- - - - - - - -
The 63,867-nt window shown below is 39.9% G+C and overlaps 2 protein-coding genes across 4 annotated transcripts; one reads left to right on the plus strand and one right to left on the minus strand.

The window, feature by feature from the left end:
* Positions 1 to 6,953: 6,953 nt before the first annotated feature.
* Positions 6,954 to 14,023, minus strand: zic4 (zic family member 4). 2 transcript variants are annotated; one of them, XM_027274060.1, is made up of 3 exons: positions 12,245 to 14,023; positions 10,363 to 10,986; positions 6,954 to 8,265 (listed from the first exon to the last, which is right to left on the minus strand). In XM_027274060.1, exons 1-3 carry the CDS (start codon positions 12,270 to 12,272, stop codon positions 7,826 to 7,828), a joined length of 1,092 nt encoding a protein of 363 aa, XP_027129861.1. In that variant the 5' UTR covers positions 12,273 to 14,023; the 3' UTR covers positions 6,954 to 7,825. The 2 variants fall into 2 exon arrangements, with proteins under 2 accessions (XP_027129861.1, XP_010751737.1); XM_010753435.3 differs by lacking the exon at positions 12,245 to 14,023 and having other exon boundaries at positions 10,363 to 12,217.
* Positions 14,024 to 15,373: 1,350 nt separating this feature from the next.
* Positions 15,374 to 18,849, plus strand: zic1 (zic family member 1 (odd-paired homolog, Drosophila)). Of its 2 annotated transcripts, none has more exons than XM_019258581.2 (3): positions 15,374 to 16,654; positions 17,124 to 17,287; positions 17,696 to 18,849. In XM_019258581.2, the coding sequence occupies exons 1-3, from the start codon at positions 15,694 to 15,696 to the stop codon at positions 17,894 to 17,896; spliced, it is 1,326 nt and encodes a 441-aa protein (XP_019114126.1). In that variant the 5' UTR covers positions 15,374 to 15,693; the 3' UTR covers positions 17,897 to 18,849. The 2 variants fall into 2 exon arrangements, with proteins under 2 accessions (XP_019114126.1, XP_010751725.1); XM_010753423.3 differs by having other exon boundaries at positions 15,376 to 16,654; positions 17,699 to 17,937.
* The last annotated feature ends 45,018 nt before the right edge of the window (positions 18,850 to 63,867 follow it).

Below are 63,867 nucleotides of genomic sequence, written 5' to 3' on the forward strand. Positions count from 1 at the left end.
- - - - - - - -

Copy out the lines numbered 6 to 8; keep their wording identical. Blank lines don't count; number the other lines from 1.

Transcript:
* Positions 15,374 to 18,849, plus strand: zic1 (zic family member 1 (odd-paired homolog, Drosophila)). Of its 2 annotated transcripts, none has more exons than XM_019258581.2 (3): positions 15,374 to 16,654; positions 17,124 to 17,287; positions 17,696 to 18,849. In XM_019258581.2, the coding sequence occupies exons 1-3, from the start codon at positions 15,694 to 15,696 to the stop codon at positions 17,894 to 17,896; spliced, it is 1,326 nt and encodes a 441-aa protein (XP_019114126.1). In that variant the 5' UTR covers positions 15,374 to 15,693; the 3' UTR covers positions 17,897 to 18,849. The 2 variants fall into 2 exon arrangements, with proteins under 2 accessions (XP_019114126.1, XP_010751725.1); XM_010753423.3 differs by having other exon boundaries at positions 15,376 to 16,654; positions 17,699 to 17,937.
* The last annotated feature ends 45,018 nt before the right edge of the window (positions 18,850 to 63,867 follow it).

Below are 63,867 nucleotides of genomic sequence, written 5' to 3' on the forward strand. Positions count from 1 at the left end.